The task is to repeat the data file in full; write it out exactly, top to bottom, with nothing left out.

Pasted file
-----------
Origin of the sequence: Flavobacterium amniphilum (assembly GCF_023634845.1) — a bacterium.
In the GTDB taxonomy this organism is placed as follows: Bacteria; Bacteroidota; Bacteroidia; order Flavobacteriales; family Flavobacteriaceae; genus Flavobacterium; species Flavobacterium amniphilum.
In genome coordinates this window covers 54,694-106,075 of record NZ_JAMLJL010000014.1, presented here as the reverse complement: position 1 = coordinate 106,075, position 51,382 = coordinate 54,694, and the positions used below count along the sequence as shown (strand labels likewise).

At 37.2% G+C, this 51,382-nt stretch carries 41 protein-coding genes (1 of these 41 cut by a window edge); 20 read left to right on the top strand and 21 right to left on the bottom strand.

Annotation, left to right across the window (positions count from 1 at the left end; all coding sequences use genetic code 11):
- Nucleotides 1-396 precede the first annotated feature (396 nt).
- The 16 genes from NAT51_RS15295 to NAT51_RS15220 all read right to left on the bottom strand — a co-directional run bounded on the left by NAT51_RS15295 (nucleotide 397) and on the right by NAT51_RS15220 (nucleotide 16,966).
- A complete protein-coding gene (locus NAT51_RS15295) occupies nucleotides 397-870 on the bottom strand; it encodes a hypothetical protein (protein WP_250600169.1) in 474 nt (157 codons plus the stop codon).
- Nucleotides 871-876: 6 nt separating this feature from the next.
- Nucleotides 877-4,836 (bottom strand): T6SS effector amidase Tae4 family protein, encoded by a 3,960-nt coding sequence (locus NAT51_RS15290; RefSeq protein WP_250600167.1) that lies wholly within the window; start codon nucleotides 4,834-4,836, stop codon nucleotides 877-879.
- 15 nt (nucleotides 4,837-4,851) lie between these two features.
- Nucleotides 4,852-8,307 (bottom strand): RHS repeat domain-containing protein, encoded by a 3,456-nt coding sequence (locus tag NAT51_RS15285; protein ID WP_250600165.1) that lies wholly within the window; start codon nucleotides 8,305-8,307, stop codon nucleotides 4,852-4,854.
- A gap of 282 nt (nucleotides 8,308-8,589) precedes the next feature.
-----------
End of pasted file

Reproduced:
Origin of the sequence: Flavobacterium amniphilum (assembly GCF_023634845.1) — a bacterium.
In the GTDB taxonomy this organism is placed as follows: Bacteria; Bacteroidota; Bacteroidia; order Flavobacteriales; family Flavobacteriaceae; genus Flavobacterium; species Flavobacterium amniphilum.
In genome coordinates this window covers 54,694-106,075 of record NZ_JAMLJL010000014.1, presented here as the reverse complement: position 1 = coordinate 106,075, position 51,382 = coordinate 54,694, and the positions used below count along the sequence as shown (strand labels likewise).

At 37.2% G+C, this 51,382-nt stretch carries 41 protein-coding genes (1 of these 41 cut by a window edge); 20 read left to right on the top strand and 21 right to left on the bottom strand.

Annotation, left to right across the window (positions count from 1 at the left end; all coding sequences use genetic code 11):
- Nucleotides 1-396 precede the first annotated feature (396 nt).
- The 16 genes from NAT51_RS15295 to NAT51_RS15220 all read right to left on the bottom strand — a co-directional run bounded on the left by NAT51_RS15295 (nucleotide 397) and on the right by NAT51_RS15220 (nucleotide 16,966).
- A complete protein-coding gene (locus NAT51_RS15295) occupies nucleotides 397-870 on the bottom strand; it encodes a hypothetical protein (protein WP_250600169.1) in 474 nt (157 codons plus the stop codon).
- Nucleotides 871-876: 6 nt separating this feature from the next.
- Nucleotides 877-4,836 (bottom strand): T6SS effector amidase Tae4 family protein, encoded by a 3,960-nt coding sequence (locus NAT51_RS15290; RefSeq protein WP_250600167.1) that lies wholly within the window; start codon nucleotides 4,834-4,836, stop codon nucleotides 877-879.
- 15 nt (nucleotides 4,837-4,851) lie between these two features.
- Nucleotides 4,852-8,307 (bottom strand): RHS repeat domain-containing protein, encoded by a 3,456-nt coding sequence (locus tag NAT51_RS15285; protein ID WP_250600165.1) that lies wholly within the window; start codon nucleotides 8,305-8,307, stop codon nucleotides 4,852-4,854.
- A gap of 282 nt (nucleotides 8,308-8,589) precedes the next feature.